HOW OFTEN IS THIS SURGERY DONE FOR DUCTAL IN SITU CANCER?
It is rarely done for ductal in situ cancer. It is almost always done for invasive breast cancer.
HOW LONG DOES THE OPERATION TAKE?
The operation takes about 2 hours. It is a hospital procedure done with a general anesthetic. You will wake up in the recovery room and depending on how your body reacts to the anesthesia and surgery, you will probably need to stay in the hospital for a day or two.
CAN THIS BE DONE AT THE SAME TIME AS A LUMPECTOMY OR A MASTECTOMY?
An axillary node dissection is often done with a mastectomy. It is sometimes done with a lumpectomy, if a clear diagnosis of cancer has already been established. Otherwise it is done as a second procedure, after a pathological analysis of the tissue removed during your lumpectomy.
DOES THE PROCEDURE HURT?
There is some post-operative pain, and pain medication can be prescribed for you. You will need to stretch the tissue under your arm as you work to regain a full range of motion. This may cause some minor discomfort but it is very important to do these exercises. Pain medication will be provided to you for this purpose if necessary.
HOW MANY NODES ARE REMOVED?
Usually between 10 and 20 lymph nodes are removed. Because the nodes are embedded in fat, the surgeon won't know how many lymph nodes are actually removed until the pathologist examines them. There is also individual variation in the number of nodes imbedded in the removed fat. The number of nodes is not as important as where they are taken from. Every women's nodes are taken from the same "geographic" area in her underarm.
WHAT WILL I LOOK LIKE AFTER THE OPERATION?
Directly after the operation there is usually a small tube in place under your arm (held by a few stitches). The end of the tube has a bulb (about the size of a blood-pressure bulb) which holds the fluid that drains from the surgical area for several days after the operation. It is usually emptied by you or a family member several times a day. When there is consistently less than a tablespoon accumulated, the tube can be easily removed in the doctor's office. There is an thin incision under your arm after the surgery, and perhaps an indentation where the fat has been removed.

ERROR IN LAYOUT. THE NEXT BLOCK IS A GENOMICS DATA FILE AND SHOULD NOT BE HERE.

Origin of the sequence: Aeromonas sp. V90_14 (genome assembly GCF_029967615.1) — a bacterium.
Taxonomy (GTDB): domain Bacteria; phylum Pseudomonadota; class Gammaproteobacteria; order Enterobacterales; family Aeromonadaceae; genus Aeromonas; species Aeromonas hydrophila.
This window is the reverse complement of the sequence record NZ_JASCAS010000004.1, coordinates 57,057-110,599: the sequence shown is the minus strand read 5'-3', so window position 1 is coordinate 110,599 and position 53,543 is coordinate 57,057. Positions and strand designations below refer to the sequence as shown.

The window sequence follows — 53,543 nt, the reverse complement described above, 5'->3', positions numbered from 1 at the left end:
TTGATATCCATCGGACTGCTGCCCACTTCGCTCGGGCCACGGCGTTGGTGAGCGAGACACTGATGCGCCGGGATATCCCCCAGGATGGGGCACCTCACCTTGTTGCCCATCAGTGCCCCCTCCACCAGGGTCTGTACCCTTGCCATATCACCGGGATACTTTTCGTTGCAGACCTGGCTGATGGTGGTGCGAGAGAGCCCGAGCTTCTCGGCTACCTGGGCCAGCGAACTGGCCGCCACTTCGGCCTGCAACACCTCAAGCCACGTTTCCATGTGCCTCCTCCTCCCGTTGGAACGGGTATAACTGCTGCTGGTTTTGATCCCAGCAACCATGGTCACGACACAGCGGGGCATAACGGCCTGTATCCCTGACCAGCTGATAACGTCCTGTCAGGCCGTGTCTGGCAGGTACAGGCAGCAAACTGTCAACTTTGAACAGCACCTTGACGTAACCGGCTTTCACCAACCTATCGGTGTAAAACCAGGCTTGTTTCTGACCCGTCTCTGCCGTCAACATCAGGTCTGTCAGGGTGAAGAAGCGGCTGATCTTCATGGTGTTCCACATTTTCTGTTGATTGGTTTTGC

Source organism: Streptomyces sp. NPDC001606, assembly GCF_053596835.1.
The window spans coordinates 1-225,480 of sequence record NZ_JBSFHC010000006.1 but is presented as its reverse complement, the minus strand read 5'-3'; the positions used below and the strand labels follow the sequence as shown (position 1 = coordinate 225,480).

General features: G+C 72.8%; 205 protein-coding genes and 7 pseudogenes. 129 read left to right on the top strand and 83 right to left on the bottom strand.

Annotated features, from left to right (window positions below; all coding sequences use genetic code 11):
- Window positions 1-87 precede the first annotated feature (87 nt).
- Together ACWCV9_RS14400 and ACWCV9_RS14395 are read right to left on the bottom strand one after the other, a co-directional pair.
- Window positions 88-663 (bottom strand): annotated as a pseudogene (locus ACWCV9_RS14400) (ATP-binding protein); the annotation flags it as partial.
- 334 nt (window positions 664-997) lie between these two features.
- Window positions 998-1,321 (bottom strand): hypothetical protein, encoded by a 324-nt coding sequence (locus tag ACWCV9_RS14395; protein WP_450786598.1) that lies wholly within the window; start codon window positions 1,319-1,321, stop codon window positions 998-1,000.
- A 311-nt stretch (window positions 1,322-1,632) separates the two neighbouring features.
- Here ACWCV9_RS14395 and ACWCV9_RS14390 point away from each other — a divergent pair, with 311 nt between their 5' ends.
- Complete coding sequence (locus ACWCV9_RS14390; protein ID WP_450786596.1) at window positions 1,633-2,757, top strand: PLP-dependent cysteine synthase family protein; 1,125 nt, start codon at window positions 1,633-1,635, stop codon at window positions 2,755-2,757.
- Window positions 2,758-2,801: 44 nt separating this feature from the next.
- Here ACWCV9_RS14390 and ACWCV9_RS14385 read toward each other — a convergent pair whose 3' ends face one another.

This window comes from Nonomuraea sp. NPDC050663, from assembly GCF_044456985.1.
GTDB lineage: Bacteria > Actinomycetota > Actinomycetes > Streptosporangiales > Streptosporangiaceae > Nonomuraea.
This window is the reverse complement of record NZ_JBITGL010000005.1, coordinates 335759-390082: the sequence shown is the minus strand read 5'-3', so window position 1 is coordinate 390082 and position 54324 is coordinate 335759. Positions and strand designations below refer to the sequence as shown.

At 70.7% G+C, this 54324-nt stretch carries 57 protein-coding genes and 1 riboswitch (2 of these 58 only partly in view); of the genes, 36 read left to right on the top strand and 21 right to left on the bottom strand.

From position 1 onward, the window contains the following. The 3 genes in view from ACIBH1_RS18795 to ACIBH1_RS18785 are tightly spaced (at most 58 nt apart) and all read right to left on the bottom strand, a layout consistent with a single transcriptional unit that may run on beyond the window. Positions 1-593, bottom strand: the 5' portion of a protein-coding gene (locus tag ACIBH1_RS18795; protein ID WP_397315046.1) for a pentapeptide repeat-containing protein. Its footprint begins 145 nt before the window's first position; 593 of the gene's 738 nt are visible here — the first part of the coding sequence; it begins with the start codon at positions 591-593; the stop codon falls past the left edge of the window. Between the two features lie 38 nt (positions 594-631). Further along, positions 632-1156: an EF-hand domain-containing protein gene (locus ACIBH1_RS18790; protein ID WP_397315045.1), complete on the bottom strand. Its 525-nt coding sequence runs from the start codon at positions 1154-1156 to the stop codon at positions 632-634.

A more unusual temporary complication within a week after surgery is a large build-up of fluid under your arm. It is common to have some swelling, but occasionally some women may feel a orange-sized lump under their arm. This is called a seroma. It is a fluid-filled area. If this occurs your surgeon can drain off the fluid.
WILL MY ARM BE MORE SUSCEPTIBLE TO INFECTION?
Your arm and hand are more susceptible to infection since many of the lymph nodes that protect against infection have been removed. It is important to protect that arm and hand forever. You should make sure that blood pressure or blood drawing is always done in your other arm if possible. You should wear gloves when doing any work that could potentially injure your hand, such as dish washing, gardening, or some sports. Most women are asked to check their arm and hand regularly to insure there are no cuts or inflammation. If the tissue has even a minor injury, antibiotics are usually recommended.
IS THERE A RISK OF LONG TERM COMPLICATION?
Yes, you may have temporary or permanent numbness under your arm, and you will always have a higher risk of infection in that arm. There is a 3% chance you may develop lymphedema, a serious side effect that results from excess fluid in your arm.
WILL THE RANGE OF MOTION IN MY ARM BE AFFECTED?
Right after the surgery your shoulder will feel sore and somewhat stiff. It may be difficult to move it in all directions. However, soon after surgery you will be given a series of arm movement exercises to do daily. This helps limber up your arm and shoulder movement. Eventually most women gain 100% motion in the affected arm. It is important to do these exercises daily for many months after the surgery, to establish and maintain full range of motion. In some cases, exercises are recommended for the rest of your life.
HOW LONG DOES IT TAKE TO RECOVER FROM THIS SURGERY?
This depends on each woman's individual circumstances, ask your health care provider about your specific case.